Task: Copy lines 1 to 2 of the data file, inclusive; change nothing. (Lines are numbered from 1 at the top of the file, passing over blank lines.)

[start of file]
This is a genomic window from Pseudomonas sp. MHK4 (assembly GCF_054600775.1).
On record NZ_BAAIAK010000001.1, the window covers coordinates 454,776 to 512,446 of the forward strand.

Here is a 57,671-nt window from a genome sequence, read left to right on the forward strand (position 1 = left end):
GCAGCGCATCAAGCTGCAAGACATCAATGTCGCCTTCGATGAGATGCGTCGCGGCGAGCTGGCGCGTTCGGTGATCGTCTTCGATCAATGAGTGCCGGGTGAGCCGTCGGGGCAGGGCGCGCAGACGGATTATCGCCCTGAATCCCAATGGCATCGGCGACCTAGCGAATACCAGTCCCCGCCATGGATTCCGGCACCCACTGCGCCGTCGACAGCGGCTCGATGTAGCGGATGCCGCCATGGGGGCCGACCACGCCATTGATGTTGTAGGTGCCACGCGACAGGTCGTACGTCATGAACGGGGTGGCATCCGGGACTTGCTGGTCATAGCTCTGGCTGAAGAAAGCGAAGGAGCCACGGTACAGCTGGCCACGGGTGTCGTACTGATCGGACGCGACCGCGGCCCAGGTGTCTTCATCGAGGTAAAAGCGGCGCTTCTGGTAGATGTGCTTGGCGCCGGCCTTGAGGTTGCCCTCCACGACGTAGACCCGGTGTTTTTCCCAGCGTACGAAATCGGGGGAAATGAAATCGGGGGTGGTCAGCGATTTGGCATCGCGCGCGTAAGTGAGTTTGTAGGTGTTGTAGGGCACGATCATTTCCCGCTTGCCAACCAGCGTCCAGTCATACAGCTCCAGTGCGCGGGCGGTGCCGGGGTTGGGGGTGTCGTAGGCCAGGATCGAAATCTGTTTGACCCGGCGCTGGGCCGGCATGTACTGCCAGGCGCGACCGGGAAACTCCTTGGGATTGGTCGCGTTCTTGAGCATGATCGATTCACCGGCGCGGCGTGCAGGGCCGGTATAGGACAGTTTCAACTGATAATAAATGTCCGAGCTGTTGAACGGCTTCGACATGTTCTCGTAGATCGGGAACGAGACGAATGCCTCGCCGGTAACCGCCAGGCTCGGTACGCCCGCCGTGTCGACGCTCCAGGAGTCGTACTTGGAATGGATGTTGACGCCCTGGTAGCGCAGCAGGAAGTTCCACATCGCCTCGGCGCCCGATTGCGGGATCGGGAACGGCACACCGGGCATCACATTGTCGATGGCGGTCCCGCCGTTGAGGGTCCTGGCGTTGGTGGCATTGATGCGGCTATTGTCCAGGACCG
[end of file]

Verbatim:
This is a genomic window from Pseudomonas sp. MHK4 (assembly GCF_054600775.1).
On record NZ_BAAIAK010000001.1, the window covers coordinates 454,776 to 512,446 of the forward strand.